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Meet Blake Morris — The Man Who Wants To Take Down Simcha Felder

Lawyer and progressive Blake Morris says State Senator Simcha Felder must go. Photo: Blake Morris campaign

New Yorkers were outraged when the State Senate failed to reauthorize the city's school zone speed cameras. But are they mad enough to throw the bum out?

That bum, of course, is Senator Simcha Felder, the Borough Park Democrat-in-name-only who caucuses with the Republicans to give the GOP control of the chamber and, by extension, make himself the most powerful man in Albany.

As chairman of the Cities Committee, Felder declined to act on an Assembly bill that would have extended speed cameras and doubled their numbers. The bill has the support of a majority of Senators, but Felder opposed it, so it stalled in his committee. The Senate Majority Leader John Flanagan, did not discharge the bill and overrule Felder, fearing the loss of the DINO-saur's support.

Albany politics as usual — except for one thing: Felder is finally facing an election challenge after running unopposed in 2014 and 2016. In that most-recent race, he even ran on the Democratic and the Republican lines.

Felder's opponent, Blake Morris, thinks the whole thing is "crazy."

"Democrats are going around saying, 'The Republicans blocked the speed camera bill,' but it was Felder," said Morris. "Yet he's the senator whose name could not be mentioned. Everyone in Albany is scared of angering him. But he killed speed cameras."

More anger towards Felder could help Morris get some traction against the incumbent, whose conservative politics — Felder is opposed to abortion rights, for example, and has called for armed guards in schools — does play well in a district that President Trump won by eight points in 2016. But Felder's stance against safety has been roundly attacked; it even forced the local police precinct to dispatch volunteers with flashlights to slow down speeders on Ocean Parkway.

Felder, who actually supported higher speed limits even as cameras and speed caps have brought crashes down, would lose the election if more people knew about the issue, his opponent believes.

"Many people know the speed cameras died, but they don't know it was Felder," Morris argued.

But it's not just the speed camera legislation that motivates Morris, who has worked with the Straphangers Campaign and the Department of City Planning and been an outside counsel for the MTA. He offers a full slate of street safety and transit initiatives that put Felder's record to shame.

Morris (left) sometimes gets called a "dirty progressive."
Morris (left) sometimes gets called a "dirty progressive."
Morris (left) sometimes gets called a "dirty progressive."

Morris said he would get express subway service on the Coney Island-bound trains cutting through his district. "It doesn't require capital improvement," he said. "It's just by planning."

He also would turn the barely used Bay Ridge freight line into a new subway line and a bike path. "It runs from New York Harbor to the Sunnyside Yards. We could build a bike expressway right away, and then, if we add another track, we could do streetcar down there," he said. "It passes under so many subway lines and there's no east-west rail in Brooklyn. It would make people's lives a lot easier. And it leads to the ferry at the Army Terminal, which is owned by the city."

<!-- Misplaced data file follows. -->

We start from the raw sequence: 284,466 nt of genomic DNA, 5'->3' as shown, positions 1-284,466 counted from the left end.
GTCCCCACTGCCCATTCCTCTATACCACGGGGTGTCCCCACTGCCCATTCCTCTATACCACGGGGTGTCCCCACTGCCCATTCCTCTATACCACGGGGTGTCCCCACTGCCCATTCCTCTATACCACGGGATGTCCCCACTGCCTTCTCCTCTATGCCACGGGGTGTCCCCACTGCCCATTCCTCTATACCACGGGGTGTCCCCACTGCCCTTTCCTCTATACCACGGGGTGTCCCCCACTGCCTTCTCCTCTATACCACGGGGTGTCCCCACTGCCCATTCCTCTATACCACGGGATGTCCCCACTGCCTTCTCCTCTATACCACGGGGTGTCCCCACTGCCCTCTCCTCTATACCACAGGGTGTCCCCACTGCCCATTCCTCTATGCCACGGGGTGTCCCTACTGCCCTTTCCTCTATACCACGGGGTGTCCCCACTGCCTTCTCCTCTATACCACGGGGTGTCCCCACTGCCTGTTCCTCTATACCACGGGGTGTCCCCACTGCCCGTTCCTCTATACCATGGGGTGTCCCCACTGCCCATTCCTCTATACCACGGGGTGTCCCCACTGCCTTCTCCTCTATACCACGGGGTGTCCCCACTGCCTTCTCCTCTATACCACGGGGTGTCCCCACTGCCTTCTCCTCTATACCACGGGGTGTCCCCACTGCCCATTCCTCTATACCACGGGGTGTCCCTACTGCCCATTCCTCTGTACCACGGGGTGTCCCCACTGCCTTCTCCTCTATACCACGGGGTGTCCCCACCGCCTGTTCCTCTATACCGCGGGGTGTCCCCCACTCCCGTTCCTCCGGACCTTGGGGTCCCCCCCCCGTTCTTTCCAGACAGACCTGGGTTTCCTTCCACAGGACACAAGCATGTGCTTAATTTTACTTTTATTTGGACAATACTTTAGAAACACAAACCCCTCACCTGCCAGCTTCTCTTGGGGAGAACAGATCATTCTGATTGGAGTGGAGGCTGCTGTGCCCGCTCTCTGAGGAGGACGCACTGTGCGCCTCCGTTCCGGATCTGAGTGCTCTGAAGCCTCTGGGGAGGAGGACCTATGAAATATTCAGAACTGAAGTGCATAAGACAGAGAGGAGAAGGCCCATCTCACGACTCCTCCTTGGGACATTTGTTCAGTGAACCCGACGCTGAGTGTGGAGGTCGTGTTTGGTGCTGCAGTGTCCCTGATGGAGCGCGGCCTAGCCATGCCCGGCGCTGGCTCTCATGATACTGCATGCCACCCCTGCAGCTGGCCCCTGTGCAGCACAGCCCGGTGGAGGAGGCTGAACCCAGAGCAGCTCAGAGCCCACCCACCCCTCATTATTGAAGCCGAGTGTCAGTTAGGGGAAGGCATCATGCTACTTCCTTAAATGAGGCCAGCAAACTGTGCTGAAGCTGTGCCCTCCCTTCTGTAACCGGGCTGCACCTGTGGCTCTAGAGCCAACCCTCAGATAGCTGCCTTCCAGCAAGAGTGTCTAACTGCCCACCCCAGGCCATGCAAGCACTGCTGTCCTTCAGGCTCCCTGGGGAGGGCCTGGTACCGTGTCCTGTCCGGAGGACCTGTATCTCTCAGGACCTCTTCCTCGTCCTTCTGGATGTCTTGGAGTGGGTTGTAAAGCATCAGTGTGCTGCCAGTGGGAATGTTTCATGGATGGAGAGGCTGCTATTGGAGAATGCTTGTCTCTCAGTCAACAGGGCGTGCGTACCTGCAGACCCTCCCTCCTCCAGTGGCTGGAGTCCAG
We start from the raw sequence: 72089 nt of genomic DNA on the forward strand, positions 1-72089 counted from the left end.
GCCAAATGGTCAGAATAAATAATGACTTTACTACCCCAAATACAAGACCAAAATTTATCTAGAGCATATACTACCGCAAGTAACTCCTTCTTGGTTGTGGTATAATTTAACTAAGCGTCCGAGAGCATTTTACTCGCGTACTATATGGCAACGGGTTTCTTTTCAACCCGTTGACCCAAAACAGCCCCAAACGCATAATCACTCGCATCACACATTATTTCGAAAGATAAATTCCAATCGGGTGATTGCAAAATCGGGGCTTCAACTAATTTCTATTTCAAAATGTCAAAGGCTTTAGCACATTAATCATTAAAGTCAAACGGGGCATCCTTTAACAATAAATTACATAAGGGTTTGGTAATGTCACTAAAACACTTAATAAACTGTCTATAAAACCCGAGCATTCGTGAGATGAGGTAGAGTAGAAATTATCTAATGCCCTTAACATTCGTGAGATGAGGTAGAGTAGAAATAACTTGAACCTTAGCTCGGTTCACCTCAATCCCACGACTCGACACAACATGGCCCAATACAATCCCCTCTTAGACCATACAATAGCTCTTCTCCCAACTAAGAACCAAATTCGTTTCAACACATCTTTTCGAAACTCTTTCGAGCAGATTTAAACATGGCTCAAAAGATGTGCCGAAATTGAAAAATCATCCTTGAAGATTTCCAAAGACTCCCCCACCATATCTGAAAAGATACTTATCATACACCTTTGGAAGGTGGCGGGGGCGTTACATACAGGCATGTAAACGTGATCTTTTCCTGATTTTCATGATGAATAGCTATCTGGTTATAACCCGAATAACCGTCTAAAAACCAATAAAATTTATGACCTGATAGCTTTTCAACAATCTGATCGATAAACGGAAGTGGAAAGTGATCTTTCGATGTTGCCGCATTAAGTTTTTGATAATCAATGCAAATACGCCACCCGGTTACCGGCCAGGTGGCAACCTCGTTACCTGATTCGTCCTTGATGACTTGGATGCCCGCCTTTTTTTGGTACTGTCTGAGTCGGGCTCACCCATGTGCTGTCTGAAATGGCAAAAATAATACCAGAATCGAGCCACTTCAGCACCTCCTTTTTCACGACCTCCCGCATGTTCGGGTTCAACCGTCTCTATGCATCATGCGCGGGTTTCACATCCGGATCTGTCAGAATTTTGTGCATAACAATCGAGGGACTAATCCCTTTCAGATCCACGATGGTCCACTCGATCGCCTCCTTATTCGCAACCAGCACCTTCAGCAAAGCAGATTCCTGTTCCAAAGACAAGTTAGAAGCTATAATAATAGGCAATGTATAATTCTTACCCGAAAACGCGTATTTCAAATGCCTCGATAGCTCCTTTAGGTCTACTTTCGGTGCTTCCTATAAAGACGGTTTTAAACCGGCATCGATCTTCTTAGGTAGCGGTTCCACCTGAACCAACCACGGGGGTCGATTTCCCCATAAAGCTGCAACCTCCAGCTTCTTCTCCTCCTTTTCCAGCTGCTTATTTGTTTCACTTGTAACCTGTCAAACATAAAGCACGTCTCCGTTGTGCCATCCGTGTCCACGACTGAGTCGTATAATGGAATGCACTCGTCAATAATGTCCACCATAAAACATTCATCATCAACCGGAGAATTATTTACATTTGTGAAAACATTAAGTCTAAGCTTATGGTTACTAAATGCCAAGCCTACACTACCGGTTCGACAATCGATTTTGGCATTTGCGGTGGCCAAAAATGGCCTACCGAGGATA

And Morris also supports fees for on-street parking. "There should be one fee for New York-registered cars and another fee, higher, for cars not registered in the city," he said. "There are a lot of cars that are not registered here. We need to clean that up."

Felder, Morris says, "does nothing on any of these issues." (Felder did not return our call or email.)

But can Morris win? Like any other race, the answer will depend on who is listening.

Felder's strongest support comes from the poorest area in the district: Borough Park. Morris considers that an irony, given that Felder "votes against their interests." (It's also the area where Trump was strongest.)

"These are the people who most need government services the most, but Felder empowers Republicans, who eliminate and trim social programs," Morris said.

On the fundraising front, Morris is trailing badly. He's raised all of $41,717.54 — a good third of it from his wife and himself. But the vast majority of his donors are real people, giving $3 to $100 to support the insurgent. Meanwhile, Felder, who never had to raise money before, has suddenly gone dialing for dollars, raising $429,460 this year alone from a group of usual suspects that includes real estate firms and developers, auto dealers, law firms, his fellow politicians, retailers, health-care firms, police unions (including $3,000 from the anti-speed-camera Patrolmen's Benevolent Association), and other people with business before the State Senate.

The 17th district.
The 17th district.
The 17th district.

"Felder never says, 'I represent the 17th District,' but he does say, 'I represent my community,'" Morris said. "Well, that's his community. But special interests like developers don't like me. They tell me, 'Everything you stand for, we don't want. We will crush you. Republicans protect us.'"

The district is 60 percent Jewish, mostly Orthodox like Felder (Morris is Jewish, but not Orthodox). When it was created in 2012, the 17th District was carved out for a candidate like Felder, but there are pockets of progressives in Ditmas Park and Kensington that Morris is targeting. "Everywhere else, I get called 'that dirty progressive,'" he said. "This district has never had a choice. We had a tyranny in the 17th district — and now it's metastasized to the entire state."

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